EXERCISE

How to Stay Hydrated Before, During, and After Exercise

By Laura High  @healthwriter61
 | 
February 18, 2017

Why it’s important to replenish your body with fluids.

We’ve all heard we should drink adequate amounts of water during the course of each day, and especially while we’re exercising. It makes sense that when you’re doing something that makes you sweat you’ll need to replenish the lost fluids. Being properly hydrated before you go for a run or hit the gym has the potential to improve your performance, whereas being dehydrated can diminish it.

Consider the fact that your body — all your organs, your muscles, and your brain — are mostly water. If you head into a workout dehydrated — especially if you’re doing something that is high intensity or lasts more than an hour — it can negatively impact your strength, performance, and endurance. 

What it takes to stay well-hydrated will vary from person to person depending on things like activity level and duration, how much you’ve had to eat and drink, environmental conditions, and your clothing. If you are someone who naturally sweats a lot, you will need to drink more fluids to stay hydrated than someone who sweats less but has a comparable level of activity. In addition to water, when you sweat you’re also losing electrolytes such as sodium and potassium.

 

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Why does it matter?

Being well hydrated helps your heart more easily move blood through your body and to your muscles, helping your muscles work more efficiently, which is clearly important if you’re working out. In addition, being dehydrated can cause a range of problems, including swollen hands and feet, loss of coordination, headache, cramping, inability to regulate body temperature, and potentially life-threatening heat stroke. Additionally, certain medications can act as a diuretic, and if you have certain health conditions, such as diabetes or heart disease, it’s particularly important for you to stay hydrated.

How can you tell?

It’s important to know that if you feel thirsty, you’re already dehydrated, so using thirst as your cue to drink isn’t the best indicator. According to the American Heart Association, one of the best ways to judge whether you’re adequately hydrated is by the color or your urine. If it’s pale or clear, you’re well hydrated. If it’s dark, you need more fluids.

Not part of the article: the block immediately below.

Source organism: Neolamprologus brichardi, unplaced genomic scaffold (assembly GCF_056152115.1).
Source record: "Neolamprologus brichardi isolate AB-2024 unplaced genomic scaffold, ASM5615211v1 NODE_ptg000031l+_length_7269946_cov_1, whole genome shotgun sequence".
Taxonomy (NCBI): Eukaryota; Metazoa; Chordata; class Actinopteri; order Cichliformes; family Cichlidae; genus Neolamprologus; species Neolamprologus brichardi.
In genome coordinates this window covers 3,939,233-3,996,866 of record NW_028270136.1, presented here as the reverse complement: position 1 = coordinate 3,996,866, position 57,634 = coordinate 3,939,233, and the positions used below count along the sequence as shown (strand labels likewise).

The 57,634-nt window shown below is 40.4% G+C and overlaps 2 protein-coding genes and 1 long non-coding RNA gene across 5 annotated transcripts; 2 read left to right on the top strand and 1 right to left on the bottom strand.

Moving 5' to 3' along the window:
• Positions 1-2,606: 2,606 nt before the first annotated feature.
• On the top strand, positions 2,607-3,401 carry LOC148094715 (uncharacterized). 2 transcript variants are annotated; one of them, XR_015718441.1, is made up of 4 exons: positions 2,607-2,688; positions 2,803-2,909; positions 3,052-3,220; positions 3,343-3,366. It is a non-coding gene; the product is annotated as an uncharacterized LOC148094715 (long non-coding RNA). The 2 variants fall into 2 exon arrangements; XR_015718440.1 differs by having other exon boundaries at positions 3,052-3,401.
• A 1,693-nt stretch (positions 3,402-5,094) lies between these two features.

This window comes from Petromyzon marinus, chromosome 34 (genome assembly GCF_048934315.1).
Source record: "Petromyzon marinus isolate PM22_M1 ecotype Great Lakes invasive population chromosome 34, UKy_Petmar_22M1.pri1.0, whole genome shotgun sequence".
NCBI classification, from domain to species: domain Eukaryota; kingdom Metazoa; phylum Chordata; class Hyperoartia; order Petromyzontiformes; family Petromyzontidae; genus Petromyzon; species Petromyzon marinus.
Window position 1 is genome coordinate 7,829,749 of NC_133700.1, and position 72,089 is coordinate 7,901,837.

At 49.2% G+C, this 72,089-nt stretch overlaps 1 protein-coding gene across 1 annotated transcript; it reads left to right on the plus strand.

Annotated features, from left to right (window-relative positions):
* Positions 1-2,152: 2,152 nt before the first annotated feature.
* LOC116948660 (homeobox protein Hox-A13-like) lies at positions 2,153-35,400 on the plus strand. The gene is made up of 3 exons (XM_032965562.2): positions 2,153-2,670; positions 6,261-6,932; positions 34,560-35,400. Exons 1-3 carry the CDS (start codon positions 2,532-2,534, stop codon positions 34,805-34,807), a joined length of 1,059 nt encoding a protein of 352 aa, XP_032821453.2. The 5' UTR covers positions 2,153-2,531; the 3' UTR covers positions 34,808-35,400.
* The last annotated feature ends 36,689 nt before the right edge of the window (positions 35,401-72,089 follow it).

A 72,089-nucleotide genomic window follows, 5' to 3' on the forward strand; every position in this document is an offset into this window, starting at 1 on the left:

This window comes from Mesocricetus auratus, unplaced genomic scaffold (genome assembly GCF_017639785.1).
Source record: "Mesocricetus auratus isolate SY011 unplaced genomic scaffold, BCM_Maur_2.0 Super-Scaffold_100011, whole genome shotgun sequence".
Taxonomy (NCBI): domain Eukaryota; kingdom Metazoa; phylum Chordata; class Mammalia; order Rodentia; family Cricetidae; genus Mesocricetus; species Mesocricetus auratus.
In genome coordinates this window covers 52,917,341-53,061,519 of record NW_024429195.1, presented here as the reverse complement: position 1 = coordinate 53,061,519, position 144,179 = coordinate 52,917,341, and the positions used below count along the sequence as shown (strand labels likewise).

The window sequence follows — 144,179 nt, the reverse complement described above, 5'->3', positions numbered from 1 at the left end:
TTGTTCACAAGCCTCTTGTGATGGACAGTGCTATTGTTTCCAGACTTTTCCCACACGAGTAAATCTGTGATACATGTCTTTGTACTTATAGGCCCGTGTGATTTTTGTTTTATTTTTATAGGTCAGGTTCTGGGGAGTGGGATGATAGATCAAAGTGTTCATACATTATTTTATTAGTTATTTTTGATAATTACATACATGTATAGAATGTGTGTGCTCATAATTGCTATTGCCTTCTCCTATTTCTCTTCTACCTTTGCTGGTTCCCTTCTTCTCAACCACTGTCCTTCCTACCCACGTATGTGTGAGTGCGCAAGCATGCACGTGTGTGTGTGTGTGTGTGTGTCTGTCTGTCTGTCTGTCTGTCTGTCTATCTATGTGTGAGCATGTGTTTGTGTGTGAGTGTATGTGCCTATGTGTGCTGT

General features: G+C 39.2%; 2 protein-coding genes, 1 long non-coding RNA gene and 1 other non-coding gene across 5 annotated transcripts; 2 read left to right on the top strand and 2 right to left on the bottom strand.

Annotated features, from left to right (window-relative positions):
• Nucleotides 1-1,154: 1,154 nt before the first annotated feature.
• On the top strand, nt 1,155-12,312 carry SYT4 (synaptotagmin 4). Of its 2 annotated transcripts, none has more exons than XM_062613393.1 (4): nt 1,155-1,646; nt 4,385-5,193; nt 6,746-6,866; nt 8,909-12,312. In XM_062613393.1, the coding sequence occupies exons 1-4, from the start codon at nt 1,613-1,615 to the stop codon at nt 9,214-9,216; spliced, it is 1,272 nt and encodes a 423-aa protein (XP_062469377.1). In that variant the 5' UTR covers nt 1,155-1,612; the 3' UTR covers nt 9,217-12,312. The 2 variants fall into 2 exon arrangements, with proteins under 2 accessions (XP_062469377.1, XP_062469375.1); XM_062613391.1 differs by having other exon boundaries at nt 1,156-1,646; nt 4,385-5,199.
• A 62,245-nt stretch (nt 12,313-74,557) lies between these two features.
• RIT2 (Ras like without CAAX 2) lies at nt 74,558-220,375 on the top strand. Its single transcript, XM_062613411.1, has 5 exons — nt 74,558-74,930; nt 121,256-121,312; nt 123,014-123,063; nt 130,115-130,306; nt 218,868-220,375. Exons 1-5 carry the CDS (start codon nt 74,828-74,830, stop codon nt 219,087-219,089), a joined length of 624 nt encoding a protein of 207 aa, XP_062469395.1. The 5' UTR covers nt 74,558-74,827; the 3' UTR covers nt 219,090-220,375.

Another way to tell how much fluid you’re losing during exercise is to weigh yourself before and after. The difference is how much you’ve lost. According to the American College of Sports Medicine (ACSM), the before-exercise measurement is best taken nude, first thing in the morning after you’ve urinated. Then weigh yourself again after exercise. If you have more than a 1 percent loss in body weight, you’re dehydrated. More than a 5 percent loss and you’re seriously dehydrated. To maintain health, these fluids must be replaced.

If you start your workout in a dehydrated state, you’ll be weaker. Simply drinking water or a sports drink during your workout won’t be enough to make up for the deficit you started with. ACSM recommends the following regimen to maintain proper hydration before, during, and after your workout:

How to stay hydrated when you exercise

Before

• Check in with yourself (look at your pee) to determine your hydration status in general.

• Drink 16 to 20 fluid ounces of water or sports drink at least 4 hours before exercise.

• Drink 8 to 12 fluid ounces of water 10 to 15 minutes before exercise.

• A drink with sodium or a small meal helps stimulate thirst and retain fluids.

During

• Drink 3 to 8 fluid ounces of water every 15 to 20 minutes when exercising for less than 1 hour.

• Drink 3 to 8 fluid ounces of a sports drink every 15 to 20 minutes when exercising for more than 1 hour.

• Don’t drink more than 1 quart an hour during exercise

After

• Obtain your body weight, and check your urine to estimate your fluid losses. The goal is to correct your losses within 2 hours of exercise. 

• Drink 20 to 24 fluid ounces of water or sports drink for every one pound lost.

More about sports beverages

Once the domain of Gatorade and Powerade, there are now many sports drinks, enhanced waters, and energy drinks on the market. Despite the hype, there are some specific things you should look for if you decide your body needs more than what can be gained by simply drinking water. 

The carbohydrates in sports drinks help replenish your body’s glycogen, a form of sugar primarily stored in your muscles and liver, and electrolytes. ASCM generally recommends that sports drinks contain 4 to 8 percent carbohydrate, 460 to 690 mg sodium, and 78 to 195 mg potassium. The need for carbs and electrolytes increases with increasing activity.

Bottom line

Water isn’t just important for athletes and active people; it’s an essential element to everyone’s health because it transports nutrients within your body, helps eliminate waste, helps maintain blood pressure, lubricates joints and tissues, and facilitates digestion. Life isn’t sustainable without water, so whatever your level of activity, make sure you drink up!

 

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Updated:  

February 18, 2017

Reviewed By:  

Janet O’Dell, RN